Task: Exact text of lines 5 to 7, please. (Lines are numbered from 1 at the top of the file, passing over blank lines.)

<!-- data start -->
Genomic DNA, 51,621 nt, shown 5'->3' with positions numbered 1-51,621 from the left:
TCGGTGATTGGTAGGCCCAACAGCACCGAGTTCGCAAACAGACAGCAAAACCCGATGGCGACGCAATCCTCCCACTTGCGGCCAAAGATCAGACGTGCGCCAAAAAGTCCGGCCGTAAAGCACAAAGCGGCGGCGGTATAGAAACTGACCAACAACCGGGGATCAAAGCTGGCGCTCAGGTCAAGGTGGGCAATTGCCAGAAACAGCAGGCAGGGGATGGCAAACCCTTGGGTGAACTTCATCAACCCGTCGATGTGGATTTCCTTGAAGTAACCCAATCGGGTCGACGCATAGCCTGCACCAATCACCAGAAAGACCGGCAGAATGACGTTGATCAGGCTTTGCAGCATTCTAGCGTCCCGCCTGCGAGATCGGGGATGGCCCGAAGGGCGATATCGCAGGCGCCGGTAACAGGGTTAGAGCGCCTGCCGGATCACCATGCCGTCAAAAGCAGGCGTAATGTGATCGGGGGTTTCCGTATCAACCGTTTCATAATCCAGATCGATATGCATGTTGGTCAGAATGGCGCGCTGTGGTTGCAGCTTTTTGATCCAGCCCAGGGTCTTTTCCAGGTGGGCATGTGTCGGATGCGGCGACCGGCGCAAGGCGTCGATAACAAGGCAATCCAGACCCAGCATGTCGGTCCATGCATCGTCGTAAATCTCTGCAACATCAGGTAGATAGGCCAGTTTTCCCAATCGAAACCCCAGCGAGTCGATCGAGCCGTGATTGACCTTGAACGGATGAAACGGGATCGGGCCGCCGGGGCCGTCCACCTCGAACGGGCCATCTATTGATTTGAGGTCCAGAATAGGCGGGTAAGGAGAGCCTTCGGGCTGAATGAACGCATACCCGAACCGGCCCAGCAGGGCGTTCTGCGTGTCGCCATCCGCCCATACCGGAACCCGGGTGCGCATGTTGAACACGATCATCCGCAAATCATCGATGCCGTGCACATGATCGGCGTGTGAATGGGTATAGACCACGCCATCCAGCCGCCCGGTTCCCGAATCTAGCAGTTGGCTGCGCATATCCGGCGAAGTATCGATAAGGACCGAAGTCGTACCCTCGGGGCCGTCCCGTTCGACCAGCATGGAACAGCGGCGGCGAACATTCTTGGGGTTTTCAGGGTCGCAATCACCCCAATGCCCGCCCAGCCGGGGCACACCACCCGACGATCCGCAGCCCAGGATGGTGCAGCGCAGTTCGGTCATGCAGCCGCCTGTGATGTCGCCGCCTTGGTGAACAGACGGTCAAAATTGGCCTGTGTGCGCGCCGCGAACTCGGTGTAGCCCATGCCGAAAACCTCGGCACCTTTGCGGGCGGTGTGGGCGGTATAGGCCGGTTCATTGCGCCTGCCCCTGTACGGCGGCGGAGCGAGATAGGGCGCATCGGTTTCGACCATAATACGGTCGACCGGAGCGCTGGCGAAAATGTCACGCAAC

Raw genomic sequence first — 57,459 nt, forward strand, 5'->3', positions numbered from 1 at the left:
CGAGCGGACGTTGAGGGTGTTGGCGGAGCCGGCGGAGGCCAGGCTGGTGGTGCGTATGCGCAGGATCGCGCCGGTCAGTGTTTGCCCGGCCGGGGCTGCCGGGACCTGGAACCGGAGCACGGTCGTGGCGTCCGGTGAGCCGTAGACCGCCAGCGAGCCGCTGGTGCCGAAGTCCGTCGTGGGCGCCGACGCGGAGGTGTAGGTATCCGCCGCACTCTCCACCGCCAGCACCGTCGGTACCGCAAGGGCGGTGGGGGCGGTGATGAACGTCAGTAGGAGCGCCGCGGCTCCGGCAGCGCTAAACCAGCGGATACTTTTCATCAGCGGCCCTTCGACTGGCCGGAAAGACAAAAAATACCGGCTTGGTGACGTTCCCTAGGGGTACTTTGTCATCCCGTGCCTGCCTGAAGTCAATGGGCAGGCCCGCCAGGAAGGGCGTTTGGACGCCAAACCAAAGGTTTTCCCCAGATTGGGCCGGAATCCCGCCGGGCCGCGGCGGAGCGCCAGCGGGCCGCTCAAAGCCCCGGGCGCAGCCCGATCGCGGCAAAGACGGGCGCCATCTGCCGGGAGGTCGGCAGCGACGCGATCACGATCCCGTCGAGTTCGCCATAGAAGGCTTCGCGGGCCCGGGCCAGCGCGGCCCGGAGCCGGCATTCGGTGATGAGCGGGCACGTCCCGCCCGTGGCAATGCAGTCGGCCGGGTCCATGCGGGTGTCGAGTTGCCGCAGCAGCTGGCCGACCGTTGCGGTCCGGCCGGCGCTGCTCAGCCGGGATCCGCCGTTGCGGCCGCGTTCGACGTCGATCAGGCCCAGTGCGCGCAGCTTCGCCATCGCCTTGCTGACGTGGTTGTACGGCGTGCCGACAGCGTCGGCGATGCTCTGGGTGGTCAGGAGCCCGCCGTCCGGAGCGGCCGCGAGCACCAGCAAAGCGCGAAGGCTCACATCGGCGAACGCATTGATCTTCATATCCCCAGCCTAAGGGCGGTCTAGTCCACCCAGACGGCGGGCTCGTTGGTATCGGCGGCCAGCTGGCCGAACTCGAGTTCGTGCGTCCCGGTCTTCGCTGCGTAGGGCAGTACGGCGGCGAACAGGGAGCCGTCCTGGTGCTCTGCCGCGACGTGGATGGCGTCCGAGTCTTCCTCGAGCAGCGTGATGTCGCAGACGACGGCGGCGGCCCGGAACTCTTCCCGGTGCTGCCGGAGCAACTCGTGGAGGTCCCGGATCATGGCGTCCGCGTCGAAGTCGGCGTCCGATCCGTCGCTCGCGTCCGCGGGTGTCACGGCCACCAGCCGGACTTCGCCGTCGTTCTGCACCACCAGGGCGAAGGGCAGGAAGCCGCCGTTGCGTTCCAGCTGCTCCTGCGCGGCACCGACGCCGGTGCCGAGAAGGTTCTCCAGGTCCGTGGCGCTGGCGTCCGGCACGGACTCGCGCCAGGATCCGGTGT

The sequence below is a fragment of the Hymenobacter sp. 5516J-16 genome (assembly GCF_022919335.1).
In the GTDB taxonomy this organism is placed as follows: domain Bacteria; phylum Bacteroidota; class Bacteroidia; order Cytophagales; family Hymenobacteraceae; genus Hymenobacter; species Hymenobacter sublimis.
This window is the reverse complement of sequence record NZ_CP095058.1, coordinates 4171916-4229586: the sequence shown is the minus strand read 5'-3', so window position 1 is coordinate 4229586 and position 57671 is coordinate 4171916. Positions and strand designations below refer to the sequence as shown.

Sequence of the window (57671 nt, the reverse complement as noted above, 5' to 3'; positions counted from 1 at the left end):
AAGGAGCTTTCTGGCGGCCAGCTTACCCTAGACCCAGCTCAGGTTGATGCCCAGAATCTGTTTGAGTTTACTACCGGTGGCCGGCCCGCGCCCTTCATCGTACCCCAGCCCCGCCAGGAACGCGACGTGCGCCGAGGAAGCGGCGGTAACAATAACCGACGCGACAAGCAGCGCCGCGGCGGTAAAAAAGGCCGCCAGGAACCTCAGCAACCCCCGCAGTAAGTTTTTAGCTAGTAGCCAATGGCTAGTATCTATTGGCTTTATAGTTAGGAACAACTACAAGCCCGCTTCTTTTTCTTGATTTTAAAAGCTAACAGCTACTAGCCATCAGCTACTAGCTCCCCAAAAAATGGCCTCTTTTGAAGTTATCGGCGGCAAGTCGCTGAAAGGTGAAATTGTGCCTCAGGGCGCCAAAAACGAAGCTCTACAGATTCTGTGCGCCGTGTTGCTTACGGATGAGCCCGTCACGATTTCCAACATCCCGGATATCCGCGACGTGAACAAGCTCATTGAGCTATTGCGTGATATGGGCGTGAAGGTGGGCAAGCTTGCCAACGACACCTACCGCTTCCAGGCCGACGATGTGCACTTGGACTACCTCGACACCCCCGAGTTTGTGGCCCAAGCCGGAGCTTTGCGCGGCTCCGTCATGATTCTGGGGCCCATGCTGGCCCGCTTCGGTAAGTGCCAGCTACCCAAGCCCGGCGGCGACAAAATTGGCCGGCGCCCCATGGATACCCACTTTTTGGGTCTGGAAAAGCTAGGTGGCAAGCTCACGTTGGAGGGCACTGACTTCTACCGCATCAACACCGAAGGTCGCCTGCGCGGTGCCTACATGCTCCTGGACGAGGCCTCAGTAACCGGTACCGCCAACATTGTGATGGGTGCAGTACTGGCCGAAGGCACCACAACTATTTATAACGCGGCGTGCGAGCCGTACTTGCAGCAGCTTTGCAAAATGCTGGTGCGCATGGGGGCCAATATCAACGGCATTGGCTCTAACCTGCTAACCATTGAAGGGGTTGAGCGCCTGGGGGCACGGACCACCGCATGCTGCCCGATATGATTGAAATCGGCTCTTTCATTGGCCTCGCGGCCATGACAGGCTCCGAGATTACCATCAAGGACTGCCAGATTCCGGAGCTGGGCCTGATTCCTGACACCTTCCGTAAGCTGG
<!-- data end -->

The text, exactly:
The sequence below is a fragment of the Hymenobacter sp. 5516J-16 genome (assembly GCF_022919335.1).
In the GTDB taxonomy this organism is placed as follows: domain Bacteria; phylum Bacteroidota; class Bacteroidia; order Cytophagales; family Hymenobacteraceae; genus Hymenobacter; species Hymenobacter sublimis.
This window is the reverse complement of sequence record NZ_CP095058.1, coordinates 4171916-4229586: the sequence shown is the minus strand read 5'-3', so window position 1 is coordinate 4229586 and position 57671 is coordinate 4171916. Positions and strand designations below refer to the sequence as shown.